154. Telegram From the Department of State to the Embassies in Vietnam and France1

263808/Todel 1411. For Harriman and Vance.

Bui Diem, acting on Thieu’s instructions, called on Bundy October 30 to review Bunker’s October 29 presentation to Thieu, and Thanh’s statements to Bunker following Thieu’s meeting with NSC and Upper and Lower House presidents.2 According to Bui Diem, Thanh emphasized four points:
Lam’s cable from Paris reporting what Harriman had allegedly told him (US would not oppose NLF as distinct entity, US could not force DRV to give advance assurances that it would talk directly with GVN, what guarantee could US obtain that Hanoi would keep promises on implementing de-escalation) had thrown into doubt agreement that had been reached on joint announcement as well as assurances given in US October 25 memorandum.
GVN proposed that procedures and physical arrangements be settled before first meeting in order to avoid any risk of “shock” and difficulties.
Upper and Lower House presidents had raised many constitutional problems, including government’s obligation under Article 39 to consult Assembly before engaging in negotiations.
GVN needed more time to settle these internal and constitutional problems; moreover, in view of Lam’s cable, Thieu had asked Lam to return to Saigon immediately.
According to Bui Diem’s account, Bunker replied that Lam had misunderstood what had been told him in Paris; North Viet-Nam had refused to talks procedures in advance; the constitutional problem was a new one of which he had not yet been informed; and he would clarify with Harriman what had been said to Lam. Bunker had emphasized the tension between their two governments that would arise if this matter were not satisfactorily resolved and had asked for GVN cooperation. Thanh said GVN considered it indispensable that Hanoi authorities accept without any question the conditions for de-escalation and the [Page 453] holding of direct talks with the GVN. To go into a conference with no promises by Hanoi, Thanh said, would be disastrous and would be considered surrender by our people.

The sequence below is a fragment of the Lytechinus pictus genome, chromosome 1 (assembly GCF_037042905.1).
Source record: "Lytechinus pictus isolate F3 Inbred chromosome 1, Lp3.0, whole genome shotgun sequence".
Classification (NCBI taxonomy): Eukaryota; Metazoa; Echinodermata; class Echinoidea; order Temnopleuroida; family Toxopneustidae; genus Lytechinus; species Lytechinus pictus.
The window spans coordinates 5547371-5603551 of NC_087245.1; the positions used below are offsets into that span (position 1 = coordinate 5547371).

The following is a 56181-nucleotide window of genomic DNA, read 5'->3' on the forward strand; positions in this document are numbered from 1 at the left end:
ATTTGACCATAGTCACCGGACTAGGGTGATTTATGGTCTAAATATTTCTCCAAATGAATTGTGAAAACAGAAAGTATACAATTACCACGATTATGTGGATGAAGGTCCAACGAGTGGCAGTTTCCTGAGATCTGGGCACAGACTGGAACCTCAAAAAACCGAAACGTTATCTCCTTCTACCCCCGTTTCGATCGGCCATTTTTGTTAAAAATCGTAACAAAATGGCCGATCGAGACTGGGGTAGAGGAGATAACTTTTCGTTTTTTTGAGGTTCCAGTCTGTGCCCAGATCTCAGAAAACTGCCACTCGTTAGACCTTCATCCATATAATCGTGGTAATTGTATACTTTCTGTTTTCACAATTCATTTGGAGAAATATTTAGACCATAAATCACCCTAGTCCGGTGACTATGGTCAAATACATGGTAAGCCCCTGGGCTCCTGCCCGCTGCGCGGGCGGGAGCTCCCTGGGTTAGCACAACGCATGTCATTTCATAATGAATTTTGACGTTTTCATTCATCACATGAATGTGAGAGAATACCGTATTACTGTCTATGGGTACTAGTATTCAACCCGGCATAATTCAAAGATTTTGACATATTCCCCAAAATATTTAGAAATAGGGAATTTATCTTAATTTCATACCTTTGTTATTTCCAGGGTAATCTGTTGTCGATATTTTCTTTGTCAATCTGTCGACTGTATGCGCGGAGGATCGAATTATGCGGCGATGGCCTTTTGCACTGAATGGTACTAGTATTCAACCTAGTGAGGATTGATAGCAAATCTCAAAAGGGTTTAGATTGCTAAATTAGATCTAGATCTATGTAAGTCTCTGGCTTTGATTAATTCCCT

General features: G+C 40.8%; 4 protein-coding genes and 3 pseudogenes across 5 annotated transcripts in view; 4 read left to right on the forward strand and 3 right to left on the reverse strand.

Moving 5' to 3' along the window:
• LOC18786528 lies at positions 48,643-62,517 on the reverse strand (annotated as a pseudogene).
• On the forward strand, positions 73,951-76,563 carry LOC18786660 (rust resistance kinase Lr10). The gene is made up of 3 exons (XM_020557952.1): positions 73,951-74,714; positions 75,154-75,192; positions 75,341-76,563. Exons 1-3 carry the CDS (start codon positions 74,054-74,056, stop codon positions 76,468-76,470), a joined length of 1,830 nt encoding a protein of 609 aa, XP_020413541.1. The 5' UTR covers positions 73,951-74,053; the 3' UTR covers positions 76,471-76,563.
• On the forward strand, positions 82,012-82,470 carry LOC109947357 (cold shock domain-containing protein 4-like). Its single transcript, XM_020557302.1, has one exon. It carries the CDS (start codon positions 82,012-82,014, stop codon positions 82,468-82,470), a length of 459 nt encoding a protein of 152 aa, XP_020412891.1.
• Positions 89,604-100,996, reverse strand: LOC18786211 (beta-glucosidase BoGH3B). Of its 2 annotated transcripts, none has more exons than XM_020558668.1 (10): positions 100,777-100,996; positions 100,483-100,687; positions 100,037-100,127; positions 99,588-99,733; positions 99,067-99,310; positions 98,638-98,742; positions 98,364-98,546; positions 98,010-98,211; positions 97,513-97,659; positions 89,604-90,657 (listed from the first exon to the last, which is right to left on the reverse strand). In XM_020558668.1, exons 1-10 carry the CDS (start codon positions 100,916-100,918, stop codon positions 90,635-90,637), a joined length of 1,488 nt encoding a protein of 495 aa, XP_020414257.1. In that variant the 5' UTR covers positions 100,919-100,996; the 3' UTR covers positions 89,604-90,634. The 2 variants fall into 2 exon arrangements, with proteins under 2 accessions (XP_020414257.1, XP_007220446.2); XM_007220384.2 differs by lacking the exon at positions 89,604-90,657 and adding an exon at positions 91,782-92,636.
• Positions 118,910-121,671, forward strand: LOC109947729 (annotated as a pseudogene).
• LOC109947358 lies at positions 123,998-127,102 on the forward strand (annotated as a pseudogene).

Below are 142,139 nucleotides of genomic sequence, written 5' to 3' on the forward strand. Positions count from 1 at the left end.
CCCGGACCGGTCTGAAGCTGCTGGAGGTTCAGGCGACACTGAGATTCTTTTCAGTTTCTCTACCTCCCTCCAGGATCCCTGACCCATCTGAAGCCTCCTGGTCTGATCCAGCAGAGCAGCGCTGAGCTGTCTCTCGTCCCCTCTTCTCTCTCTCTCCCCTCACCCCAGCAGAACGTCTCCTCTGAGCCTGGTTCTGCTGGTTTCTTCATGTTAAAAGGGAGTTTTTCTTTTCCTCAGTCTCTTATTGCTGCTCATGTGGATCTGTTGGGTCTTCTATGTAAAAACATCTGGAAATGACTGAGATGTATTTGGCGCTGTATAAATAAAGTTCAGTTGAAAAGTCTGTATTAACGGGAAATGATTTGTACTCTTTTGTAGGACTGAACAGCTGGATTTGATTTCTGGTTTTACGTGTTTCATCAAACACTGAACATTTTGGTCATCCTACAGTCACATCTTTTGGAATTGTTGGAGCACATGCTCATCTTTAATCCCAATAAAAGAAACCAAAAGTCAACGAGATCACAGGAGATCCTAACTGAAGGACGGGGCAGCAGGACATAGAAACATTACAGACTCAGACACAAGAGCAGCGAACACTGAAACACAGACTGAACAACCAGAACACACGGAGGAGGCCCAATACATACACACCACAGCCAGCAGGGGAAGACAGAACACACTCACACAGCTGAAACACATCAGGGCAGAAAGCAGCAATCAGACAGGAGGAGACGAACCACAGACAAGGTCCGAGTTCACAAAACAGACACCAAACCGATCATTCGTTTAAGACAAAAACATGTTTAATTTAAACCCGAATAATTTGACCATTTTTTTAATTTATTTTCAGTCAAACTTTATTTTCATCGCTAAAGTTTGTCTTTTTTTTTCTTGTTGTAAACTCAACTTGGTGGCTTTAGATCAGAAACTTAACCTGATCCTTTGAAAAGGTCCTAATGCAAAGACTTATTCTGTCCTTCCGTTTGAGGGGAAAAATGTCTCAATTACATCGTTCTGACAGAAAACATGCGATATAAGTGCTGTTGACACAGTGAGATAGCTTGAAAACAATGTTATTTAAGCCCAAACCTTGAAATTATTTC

Bui Diem said he had been instructed to ask us to bring this message to the President and Secretary and said Thieu intended to send a letter to the President today.
In response Bundy made three points:
Ambassador Bunker speaks directly with the authority of the President and further GVN messages to other capitals are not helpful. Lam had completely misquoted the conversation with Harriman; the verbatim account of this conversation had in the meantime been conveyed to Thanh. It was vital to deal in one place only and this was very poor professional procedure on Lam’s part. The October 25 memorandum and the agreed joint communiqué remained absolutely valid.
On the other points mentioned by Bui Diem, Bundy said, Bunker had already been authorized to cover these with Thieu and we did not wish to make any additional comment whatsoever.
The GVN had understood for weeks and months the exact nature of the participation formula that had been agreed upon, and we had gone ahead on that basis. In the meantime there had been no changes in the circumstances to warrant a change in the GVN attitude. We had every reason to believe that the other side understood completely what was involved with respect to observing the understanding reached on both participation and military matters.
Bundy then gave Bui Diem for his information the essence of the President’s oral message to Thieu,3 emphasizing the utterly non-partisan nature of the Administration’s decision and the extremely grave consequences if the GVN were not to associate itself with this decision.
Bui Diem, who took careful notes, appeared to be sobered by this presentation, and promised he would immediately report to Saigon, emphasizing that Thieu should convey views to Bunker as the President’s representative, the GVN should avoid dealing with the same problem in different capitals, and that substantive points raised in Thieu’s instructions had in the meantime been fully dealt with by Ambassador Bunker.
In conclusion Bundy emphasized the very serious situation we would quickly face if everyone did not hold their tongues. Bui Diem seemed to get this point also.4
  1. Source: National Archives and Records Administration, RG 59, A/IM Files: Lot 93 D 82, HARVAN-(Outgoing)-October 1968. Secret; Priority; Nodis/HARVAN Double Plus. Drafted and approved by Bundy and cleared by Read.
  2. See Document 149. Bui Diem recalled the October 30 meeting in his memoir, In the Jaws of History, pp. 240-242.
  3. See Document 151.
  4. [text not declassified]